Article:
The ANC's integrity commission can be used as a tool to purge and fight factional battles. But do these loopholes render the entire committee without use? Mcebo Dlamini writes.
The committee can be used as a tool to purge and fight factional battles. But do these loopholes render the entire committee without use? Mcebo Dlamini writes.
Is there even a soul to save? The ANC has been going through an unprecedented degeneration in the recent years that made one doubt whether there was even a possibility of redemption.What was once the largest and perhaps most important vehicle for social change in our society seemed to be beyond repair.
The ship seemed to be sinking, many things piled up: poor policies, nepotism, corruption, patronage, lack of organizational discipline.All these things contributed to the apparent collapse of a giant and something had to be done about this. This led to the adoption of a resolution to form an integrity commission.
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By Mcebo Dlamini Is there even a soul to save? The ANC has been going through an unprecedented degeneration in the recent years that made one doubt whether there was even a possibility of redemption.Email Share Johannesburg - Amid intensifying internal factional battles and the 2017 election campaign being at the centre of the storm, those who lead the ANC's Integrity Commission (IC) have been left with no choice but to prove the structure is still relevant and not feeble..Save After almost 1,000 days as ANC president, President Cyril Ramaphosa finally took the political wheel of the party after a special ANC meeting to deal with corruption.
What was once the largest and perhaps most important vehicle for social change in our society seemed to be beyond repair. The ship seemed to be sinking, many things piled up: poor policies, nepotism, corruption, patronage, lack of organizational discipline. This comes as the party's national executive committee (NEC) has reiterated its stance that all those accused of malfeasance should subject themselves before the IC. All these things contributed to the apparent collapse of a giant and something had to be done about this. Development finance institutions must be held to the same governance standards as publicly listed companies — the boards of such institutions must act in the best interests of all stakeholders, funders, employees and suppliers. This led to the adoption of a resolution to form an integrity commission. Reports also emerged at the weekend that senior NEC member Tony Yengeni had asked Ramaphosa to step down. This structure has the responsibility of protecting the integrity of the ANC. The top-level items are: The action on the leaders who face criminal charges – former eThekwini mayor Zandile Gumede has stepped down from her position as a provincial MPL; ANC MP Bongani Bongo has confirmed he will stand down and Nelson Mandela Bay councillor Andile Lungisa has been asked to resign by provincial party bosses.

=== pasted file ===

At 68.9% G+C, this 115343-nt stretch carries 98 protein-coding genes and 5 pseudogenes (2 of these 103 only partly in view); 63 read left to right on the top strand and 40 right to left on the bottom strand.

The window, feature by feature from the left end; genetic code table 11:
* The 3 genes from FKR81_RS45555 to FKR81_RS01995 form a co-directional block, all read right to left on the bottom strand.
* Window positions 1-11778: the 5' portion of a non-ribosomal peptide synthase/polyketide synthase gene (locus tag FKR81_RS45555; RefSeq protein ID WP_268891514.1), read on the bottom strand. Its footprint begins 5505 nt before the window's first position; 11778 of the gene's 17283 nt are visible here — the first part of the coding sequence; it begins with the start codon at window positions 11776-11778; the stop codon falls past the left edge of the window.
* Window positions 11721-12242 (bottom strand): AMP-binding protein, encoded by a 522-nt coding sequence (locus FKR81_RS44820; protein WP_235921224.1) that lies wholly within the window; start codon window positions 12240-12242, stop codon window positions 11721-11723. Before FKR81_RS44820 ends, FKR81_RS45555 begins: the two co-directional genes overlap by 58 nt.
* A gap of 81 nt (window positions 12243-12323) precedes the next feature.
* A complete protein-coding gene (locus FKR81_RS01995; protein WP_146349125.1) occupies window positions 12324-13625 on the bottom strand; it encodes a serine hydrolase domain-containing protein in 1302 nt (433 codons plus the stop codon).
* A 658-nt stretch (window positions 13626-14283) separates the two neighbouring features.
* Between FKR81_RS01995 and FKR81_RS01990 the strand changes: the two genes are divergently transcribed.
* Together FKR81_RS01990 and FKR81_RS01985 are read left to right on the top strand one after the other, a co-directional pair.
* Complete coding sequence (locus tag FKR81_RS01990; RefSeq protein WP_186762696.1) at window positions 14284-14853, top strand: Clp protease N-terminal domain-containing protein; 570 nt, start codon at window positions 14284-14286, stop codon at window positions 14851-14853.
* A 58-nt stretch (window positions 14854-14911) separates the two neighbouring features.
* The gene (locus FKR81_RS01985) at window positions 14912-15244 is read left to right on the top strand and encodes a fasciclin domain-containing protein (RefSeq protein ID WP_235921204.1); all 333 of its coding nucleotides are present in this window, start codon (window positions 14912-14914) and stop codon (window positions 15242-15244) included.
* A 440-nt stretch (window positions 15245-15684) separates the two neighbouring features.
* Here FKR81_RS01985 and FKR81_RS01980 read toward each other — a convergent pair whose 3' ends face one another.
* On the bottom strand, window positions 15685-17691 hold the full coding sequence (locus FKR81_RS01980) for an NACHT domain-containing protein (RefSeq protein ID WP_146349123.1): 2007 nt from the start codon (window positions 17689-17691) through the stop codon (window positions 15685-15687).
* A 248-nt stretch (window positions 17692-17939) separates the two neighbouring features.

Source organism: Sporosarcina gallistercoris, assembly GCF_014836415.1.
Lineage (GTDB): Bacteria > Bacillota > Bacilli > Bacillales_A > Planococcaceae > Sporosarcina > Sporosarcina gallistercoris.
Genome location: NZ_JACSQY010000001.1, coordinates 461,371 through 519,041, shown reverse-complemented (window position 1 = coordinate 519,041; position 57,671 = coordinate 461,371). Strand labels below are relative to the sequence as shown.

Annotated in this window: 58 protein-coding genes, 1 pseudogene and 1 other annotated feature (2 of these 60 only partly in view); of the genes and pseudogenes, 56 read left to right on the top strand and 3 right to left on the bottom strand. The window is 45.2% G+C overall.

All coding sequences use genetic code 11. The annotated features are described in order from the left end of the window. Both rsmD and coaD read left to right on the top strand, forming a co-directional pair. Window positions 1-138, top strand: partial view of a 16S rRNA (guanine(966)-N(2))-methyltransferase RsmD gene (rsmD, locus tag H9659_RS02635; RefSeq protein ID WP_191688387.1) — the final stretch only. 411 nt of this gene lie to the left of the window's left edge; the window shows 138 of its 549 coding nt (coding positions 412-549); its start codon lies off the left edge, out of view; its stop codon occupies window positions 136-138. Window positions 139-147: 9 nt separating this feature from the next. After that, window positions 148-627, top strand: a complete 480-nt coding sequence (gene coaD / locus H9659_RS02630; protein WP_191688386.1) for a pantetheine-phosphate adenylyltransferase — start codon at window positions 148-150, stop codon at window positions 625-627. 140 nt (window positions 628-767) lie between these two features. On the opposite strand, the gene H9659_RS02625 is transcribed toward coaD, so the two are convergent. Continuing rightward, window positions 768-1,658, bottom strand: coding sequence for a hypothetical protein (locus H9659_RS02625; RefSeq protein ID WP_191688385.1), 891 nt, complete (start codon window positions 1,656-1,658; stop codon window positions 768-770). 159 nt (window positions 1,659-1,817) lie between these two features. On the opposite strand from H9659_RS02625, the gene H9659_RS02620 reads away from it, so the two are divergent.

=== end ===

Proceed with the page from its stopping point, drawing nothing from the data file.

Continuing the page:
Many years after the formation of this structure one questions its efficacy seeing that so many continue to taint the integrity of the movement with impunity. But some have vowed to push back on calls for the ANC leader to walk the plank. What is required by the legislation is the kind of enhanced scrutiny that allows for the careful assessment of the sources of wealth and funds of such persons. Does this structure have any potential at all or is it just a toy gun to give semblance of commitment to the struggle against corruption? This committee recently summoned President Cyril Ramaphosa and the Secretary-General Ace Magashule for acts and utterances that go against the anti-corruption fight waged by the ANC. This sparked debate regarding the powers that the committee has. Speaking at the funeral of MK veteran David Malada at the weekend, Lekganyane said they would thwart moves to remove Ramaphosa. What seemed to be the source of controversy is the decision that any official of the ANC found to be charged with corruption must step aside. Its 2017 report assessed a number of key features of such institutions, including their ownership, mandate and governance practices. This seems like a sure way to combat corruption but where there is power there is potential for abuse of power and this is something that we ought to watch carefully. Meanwhile, as the NEC meeting was expected to wrap up on Sunday, it is yet unclear how the IC's processes will unfold or when it is set to begin. Magashule caused a mini-crisis when he said there was nothing stopping this practice when Daily Maverick reported that his sons had won PPE contracts from the Free State government.